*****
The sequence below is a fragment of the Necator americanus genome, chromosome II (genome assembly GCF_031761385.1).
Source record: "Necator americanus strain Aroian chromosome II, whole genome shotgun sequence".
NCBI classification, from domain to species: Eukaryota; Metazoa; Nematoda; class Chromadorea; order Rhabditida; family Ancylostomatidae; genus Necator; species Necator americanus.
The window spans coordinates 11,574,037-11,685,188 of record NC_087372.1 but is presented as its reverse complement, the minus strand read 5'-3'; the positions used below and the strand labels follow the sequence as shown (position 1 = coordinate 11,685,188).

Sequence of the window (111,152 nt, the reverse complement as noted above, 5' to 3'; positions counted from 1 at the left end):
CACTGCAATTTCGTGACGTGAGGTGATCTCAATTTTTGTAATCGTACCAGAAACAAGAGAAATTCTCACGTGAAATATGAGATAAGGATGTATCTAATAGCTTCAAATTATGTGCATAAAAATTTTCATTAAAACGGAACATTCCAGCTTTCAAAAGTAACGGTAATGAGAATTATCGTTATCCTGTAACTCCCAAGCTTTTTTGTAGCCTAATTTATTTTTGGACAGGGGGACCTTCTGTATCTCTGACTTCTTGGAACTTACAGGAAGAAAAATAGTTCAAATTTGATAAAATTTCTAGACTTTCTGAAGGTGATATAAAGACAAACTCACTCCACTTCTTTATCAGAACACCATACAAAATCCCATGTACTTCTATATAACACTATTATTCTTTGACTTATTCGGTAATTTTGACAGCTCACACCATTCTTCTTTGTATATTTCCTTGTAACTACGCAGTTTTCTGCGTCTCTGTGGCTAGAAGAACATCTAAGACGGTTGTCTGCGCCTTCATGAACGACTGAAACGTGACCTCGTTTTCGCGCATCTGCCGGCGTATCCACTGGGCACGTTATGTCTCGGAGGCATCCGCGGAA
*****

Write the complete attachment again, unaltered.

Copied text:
The sequence below is a fragment of the Necator americanus genome, chromosome II (genome assembly GCF_031761385.1).
Source record: "Necator americanus strain Aroian chromosome II, whole genome shotgun sequence".
NCBI classification, from domain to species: Eukaryota; Metazoa; Nematoda; class Chromadorea; order Rhabditida; family Ancylostomatidae; genus Necator; species Necator americanus.
The window spans coordinates 11,574,037-11,685,188 of record NC_087372.1 but is presented as its reverse complement, the minus strand read 5'-3'; the positions used below and the strand labels follow the sequence as shown (position 1 = coordinate 11,685,188).

Sequence of the window (111,152 nt, the reverse complement as noted above, 5' to 3'; positions counted from 1 at the left end):
CACTGCAATTTCGTGACGTGAGGTGATCTCAATTTTTGTAATCGTACCAGAAACAAGAGAAATTCTCACGTGAAATATGAGATAAGGATGTATCTAATAGCTTCAAATTATGTGCATAAAAATTTTCATTAAAACGGAACATTCCAGCTTTCAAAAGTAACGGTAATGAGAATTATCGTTATCCTGTAACTCCCAAGCTTTTTTGTAGCCTAATTTATTTTTGGACAGGGGGACCTTCTGTATCTCTGACTTCTTGGAACTTACAGGAAGAAAAATAGTTCAAATTTGATAAAATTTCTAGACTTTCTGAAGGTGATATAAAGACAAACTCACTCCACTTCTTTATCAGAACACCATACAAAATCCCATGTACTTCTATATAACACTATTATTCTTTGACTTATTCGGTAATTTTGACAGCTCACACCATTCTTCTTTGTATATTTCCTTGTAACTACGCAGTTTTCTGCGTCTCTGTGGCTAGAAGAACATCTAAGACGGTTGTCTGCGCCTTCATGAACGACTGAAACGTGACCTCGTTTTCGCGCATCTGCCGGCGTATCCACTGGGCACGTTATGTCTCGGAGGCATCCGCGGAA